Introduction: In sliding dichotomy (SD) stroke trial analysis, each patient’s win criterion is tailored to their prognosis. SD is generally more powerful in detecting treatment effects than crude dichotomy (CD), in which the same win criterion is used for all patients. Potential SD cutpoints for endovascular therapy (ET) trials have not been well-delineated.
Hypothesis: In ET patients, we tested whether the most informative cutpoints on the modified Rankin Scale (mRS) of global disability vary with age, deficit severity, and pretreatment core lesion volume.
Methods: Among DEFUSE 2 trial patients, we compared 3 month outcomes between reperfusers (TICI 2b/3) and non-reperfusers (0-2a). Treatment effect profile maps delineated how prognostic subgroups influenced 5 dichotomizations of the 90D mRS.
Results: Among 105 patients, mean age was 65.4 (±16.1), NIHSS 15.2 (±5.3), and median pretreatment DWI core lesion volume 15.4 ml (IQR 7-32.8). Treatment effect profile maps (Figure) showed better prognosis features tended slightly to increase the absolute difference in outcomes assessed by less disabled mRS cutpoints, including for younger vs older age, milder vs more severe NIHSS, and intermediate vs large core volume. However, crude dichotomization at mRS 0-3 performed well across all subgroups, indicating strong clustering of reperfusion effect across the population. Very small DWI core lesion patients showed a paradoxical effect, with greater treatment benefit at the more disabled mRS levels; high rates of good outcome among both recanalizers and nonrecanalizers made better mRS cutpoints less informative.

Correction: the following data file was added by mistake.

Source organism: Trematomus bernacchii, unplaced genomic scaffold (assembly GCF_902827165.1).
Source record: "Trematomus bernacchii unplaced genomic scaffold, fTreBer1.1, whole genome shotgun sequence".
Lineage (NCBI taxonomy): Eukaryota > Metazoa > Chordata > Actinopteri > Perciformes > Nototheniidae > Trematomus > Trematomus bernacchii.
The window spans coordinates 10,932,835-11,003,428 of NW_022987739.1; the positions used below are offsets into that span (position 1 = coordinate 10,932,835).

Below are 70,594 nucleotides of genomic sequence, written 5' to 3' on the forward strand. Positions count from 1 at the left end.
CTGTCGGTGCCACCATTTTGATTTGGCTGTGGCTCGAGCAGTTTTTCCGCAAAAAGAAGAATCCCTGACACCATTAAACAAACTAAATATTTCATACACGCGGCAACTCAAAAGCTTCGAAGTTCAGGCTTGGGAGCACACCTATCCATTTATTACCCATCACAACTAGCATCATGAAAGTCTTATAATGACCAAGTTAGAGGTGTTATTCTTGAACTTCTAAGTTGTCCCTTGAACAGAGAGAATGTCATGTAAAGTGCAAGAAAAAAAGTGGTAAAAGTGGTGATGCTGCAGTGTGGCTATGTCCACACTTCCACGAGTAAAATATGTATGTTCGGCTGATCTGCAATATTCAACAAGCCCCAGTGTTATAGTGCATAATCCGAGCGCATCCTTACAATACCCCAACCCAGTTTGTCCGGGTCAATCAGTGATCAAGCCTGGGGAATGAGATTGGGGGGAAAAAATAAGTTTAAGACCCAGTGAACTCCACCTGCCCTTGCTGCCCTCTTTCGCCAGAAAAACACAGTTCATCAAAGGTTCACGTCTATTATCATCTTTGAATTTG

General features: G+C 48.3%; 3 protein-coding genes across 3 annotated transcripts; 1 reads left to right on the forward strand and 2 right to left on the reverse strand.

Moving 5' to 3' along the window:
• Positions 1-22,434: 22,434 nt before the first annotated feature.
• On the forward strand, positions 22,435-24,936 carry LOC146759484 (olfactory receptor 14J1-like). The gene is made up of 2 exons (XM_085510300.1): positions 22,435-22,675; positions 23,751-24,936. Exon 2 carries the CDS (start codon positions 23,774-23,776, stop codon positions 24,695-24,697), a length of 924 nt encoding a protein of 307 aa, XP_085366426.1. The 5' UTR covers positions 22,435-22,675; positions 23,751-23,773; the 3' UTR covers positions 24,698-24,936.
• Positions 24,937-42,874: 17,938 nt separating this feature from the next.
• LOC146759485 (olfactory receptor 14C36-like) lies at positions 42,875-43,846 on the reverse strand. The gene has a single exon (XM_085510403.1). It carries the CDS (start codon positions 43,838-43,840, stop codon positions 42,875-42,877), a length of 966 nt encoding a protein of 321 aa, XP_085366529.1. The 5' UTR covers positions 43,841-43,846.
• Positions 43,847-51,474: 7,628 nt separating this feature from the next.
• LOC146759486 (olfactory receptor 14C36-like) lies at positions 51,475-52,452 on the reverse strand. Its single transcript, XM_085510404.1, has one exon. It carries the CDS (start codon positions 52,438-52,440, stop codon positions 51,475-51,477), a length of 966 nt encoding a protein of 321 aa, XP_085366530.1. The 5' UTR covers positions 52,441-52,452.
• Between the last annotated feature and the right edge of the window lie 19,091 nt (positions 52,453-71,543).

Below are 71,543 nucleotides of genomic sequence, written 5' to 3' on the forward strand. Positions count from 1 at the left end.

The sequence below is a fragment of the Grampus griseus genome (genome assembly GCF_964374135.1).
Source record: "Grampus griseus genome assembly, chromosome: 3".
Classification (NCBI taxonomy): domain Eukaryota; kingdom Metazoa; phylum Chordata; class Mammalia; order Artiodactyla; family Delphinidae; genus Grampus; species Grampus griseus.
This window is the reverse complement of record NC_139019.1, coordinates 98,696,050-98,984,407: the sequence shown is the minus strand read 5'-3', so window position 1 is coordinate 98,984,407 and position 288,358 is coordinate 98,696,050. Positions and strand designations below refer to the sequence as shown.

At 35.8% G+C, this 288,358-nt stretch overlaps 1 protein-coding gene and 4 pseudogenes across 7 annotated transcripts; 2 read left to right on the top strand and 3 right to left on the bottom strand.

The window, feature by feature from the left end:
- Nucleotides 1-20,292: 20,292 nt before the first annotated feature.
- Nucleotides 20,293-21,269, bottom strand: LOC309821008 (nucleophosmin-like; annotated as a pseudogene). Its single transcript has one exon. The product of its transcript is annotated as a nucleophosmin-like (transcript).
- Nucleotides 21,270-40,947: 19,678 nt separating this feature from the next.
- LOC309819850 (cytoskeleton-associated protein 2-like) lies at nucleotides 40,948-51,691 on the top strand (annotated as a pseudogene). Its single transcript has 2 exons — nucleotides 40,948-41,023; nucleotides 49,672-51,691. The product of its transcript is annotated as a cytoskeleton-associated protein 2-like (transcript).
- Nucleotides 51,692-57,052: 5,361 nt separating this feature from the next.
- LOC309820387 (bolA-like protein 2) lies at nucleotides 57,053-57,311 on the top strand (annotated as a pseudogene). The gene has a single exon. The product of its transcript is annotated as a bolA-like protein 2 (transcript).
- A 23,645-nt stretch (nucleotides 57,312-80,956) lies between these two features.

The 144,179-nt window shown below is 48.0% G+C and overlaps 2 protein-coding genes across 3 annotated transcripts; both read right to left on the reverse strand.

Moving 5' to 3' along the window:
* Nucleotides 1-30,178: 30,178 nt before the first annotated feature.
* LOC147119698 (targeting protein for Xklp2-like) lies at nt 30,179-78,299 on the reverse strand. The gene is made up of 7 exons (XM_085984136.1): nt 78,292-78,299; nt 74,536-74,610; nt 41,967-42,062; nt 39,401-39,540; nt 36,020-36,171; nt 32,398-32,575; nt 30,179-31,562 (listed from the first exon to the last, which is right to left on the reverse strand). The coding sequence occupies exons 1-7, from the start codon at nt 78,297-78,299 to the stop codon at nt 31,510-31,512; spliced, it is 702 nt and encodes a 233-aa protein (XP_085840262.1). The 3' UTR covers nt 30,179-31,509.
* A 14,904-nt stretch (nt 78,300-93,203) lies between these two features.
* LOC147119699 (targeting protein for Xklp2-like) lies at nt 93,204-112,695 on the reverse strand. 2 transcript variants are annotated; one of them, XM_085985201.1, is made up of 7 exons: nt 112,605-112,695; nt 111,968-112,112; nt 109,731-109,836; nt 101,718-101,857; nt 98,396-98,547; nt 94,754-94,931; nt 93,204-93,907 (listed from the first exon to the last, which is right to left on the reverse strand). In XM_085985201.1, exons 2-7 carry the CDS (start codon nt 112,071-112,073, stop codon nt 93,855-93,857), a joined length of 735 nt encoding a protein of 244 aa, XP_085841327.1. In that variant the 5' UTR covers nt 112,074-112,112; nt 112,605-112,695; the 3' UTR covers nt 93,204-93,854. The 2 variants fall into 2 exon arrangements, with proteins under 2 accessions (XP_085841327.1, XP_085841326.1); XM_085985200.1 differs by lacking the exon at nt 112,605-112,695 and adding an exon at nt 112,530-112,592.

Conclusions: Thrombectomy trials tend to enroll homogenously severe patients in whom reperfusion benefits cluster, especially at the mRS 4 to 3 transition; so sliding dichotomies based on single variables do not substantially increase trial power. Further analysis will examine if combinations of prognostic variables confers additional sliding dichotomy power.